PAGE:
A few months ago, Terence Eden started recording his phone calls. All of them. "As a matter of course, I record everything," he says. "I’m sure I’ll come to regret that one day. But I’m not discussing anything illegal, nor do I talk about anything confidential."
What he’s doing would be illegal in California and the eleven other states that require all parties to consent to a recording, but Eden lives in the U.K. There, the primary barrier is technical, and was essentially surmounted when he installed the InCall Recorder Android app in April, which he uses on his Galaxy Note II.
Though it may bring to mind the NSA or Richard Nixon, it is not hard to imagine a world where such a service comes standard. And the benefits Eden cites are far from creepy. For one, it’s practical. Eden is currently buying a house and shares calls related to finances with his wife. "I also share important work calls with my team," he says. "Or edited highlights at any rate."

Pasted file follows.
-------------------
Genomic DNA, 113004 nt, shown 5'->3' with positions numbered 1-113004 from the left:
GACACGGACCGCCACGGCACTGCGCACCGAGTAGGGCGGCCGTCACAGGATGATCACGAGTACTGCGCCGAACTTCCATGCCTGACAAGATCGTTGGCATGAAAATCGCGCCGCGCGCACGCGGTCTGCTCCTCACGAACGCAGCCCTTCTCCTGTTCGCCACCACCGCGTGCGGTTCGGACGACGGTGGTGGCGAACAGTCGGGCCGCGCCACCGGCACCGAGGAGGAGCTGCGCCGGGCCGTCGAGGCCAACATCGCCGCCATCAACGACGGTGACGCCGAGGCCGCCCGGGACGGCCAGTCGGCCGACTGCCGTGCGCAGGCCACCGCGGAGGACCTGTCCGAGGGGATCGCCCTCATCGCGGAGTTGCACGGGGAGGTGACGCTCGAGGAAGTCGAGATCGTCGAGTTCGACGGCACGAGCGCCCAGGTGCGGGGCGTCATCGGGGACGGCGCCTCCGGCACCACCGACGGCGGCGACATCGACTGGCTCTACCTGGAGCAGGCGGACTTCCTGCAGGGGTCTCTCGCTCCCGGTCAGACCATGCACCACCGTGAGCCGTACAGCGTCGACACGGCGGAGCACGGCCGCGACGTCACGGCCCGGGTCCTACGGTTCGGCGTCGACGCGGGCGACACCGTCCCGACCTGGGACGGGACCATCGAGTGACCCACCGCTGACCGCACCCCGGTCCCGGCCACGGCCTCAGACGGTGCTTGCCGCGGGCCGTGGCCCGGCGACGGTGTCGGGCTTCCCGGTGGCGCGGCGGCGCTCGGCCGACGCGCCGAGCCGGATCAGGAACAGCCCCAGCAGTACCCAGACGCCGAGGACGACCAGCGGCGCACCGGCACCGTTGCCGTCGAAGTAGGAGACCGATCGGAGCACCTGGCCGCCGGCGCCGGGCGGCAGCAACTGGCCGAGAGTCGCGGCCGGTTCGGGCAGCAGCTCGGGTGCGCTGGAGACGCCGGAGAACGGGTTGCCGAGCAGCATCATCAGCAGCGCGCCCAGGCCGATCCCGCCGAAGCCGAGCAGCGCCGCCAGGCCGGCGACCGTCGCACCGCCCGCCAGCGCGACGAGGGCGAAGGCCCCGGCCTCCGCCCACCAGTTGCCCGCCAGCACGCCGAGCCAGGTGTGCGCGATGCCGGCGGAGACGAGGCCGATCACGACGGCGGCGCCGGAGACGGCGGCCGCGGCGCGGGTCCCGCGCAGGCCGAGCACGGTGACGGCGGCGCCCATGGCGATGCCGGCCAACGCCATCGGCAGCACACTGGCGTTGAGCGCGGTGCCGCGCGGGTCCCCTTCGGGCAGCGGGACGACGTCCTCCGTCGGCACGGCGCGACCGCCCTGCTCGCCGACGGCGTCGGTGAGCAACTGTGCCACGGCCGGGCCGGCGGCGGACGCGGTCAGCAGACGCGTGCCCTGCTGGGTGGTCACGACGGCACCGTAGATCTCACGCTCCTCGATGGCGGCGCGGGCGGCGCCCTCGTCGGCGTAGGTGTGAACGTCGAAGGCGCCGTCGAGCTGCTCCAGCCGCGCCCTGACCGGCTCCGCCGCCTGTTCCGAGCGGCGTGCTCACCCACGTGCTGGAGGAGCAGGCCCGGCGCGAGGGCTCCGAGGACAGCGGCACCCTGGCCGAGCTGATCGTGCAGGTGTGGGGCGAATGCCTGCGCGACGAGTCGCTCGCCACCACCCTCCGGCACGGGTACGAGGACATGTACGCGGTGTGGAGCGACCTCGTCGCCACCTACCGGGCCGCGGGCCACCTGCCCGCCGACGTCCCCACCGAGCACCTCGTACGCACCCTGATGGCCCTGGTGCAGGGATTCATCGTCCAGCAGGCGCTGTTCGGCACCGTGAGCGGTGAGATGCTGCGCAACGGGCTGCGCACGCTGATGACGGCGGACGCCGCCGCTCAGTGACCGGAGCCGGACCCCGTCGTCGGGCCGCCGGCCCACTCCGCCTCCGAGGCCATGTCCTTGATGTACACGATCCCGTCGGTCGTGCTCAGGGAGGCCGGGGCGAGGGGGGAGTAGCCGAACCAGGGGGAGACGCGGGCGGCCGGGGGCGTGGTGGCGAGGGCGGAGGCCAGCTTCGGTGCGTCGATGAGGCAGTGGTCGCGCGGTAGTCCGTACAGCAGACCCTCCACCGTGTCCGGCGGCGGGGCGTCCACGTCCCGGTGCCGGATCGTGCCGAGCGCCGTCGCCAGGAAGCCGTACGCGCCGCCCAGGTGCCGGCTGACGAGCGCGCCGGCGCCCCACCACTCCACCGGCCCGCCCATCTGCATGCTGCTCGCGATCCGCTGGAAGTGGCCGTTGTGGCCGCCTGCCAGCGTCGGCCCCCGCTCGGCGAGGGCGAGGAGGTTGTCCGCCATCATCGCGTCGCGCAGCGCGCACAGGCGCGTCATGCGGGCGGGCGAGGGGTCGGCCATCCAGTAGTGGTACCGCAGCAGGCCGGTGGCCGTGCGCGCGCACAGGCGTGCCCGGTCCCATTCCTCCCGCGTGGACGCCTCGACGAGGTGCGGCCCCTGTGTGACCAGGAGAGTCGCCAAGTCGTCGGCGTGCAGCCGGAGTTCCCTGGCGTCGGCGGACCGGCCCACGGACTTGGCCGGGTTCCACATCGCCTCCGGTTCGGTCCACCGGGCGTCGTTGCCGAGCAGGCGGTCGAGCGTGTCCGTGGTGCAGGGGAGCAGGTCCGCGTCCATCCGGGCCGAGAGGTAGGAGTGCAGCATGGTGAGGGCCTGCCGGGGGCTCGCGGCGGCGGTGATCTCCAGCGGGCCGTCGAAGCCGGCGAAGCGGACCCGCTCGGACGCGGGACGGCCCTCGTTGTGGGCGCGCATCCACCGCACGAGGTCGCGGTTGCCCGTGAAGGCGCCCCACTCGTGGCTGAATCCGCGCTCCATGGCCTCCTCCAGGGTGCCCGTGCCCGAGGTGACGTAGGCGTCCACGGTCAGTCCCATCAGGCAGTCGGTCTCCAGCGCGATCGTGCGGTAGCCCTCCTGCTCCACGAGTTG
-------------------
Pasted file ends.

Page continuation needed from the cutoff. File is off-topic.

Editing is key, as most of Eden’s phone calls—anyone’s phone calls, really—are mundane. He has recorded about 30 hours since installing InCall Recorder, and estimates that he has recorded 100 hours in total.
One imagines most of those hours will never be replayed, but even when the recordings are private, the fact of the recording creates a kind of audience. "It makes me think as I’m speaking about whether I’d be happy to have this call played back in public," says Eden. "That makes me more polite, and more circumspect."
The moments where Eden finds sentimental value are by their nature less calculated. "Listening to my wife telling me that she’d landed her dream job is something I’ll never get tired of," Eden says.
And many may only gain value later. "I’m lucky in that none of my close friends and family have died since I started recording," says Eden, "but I’m painfully aware that one day all I’ll have left is a recording of our last conversation."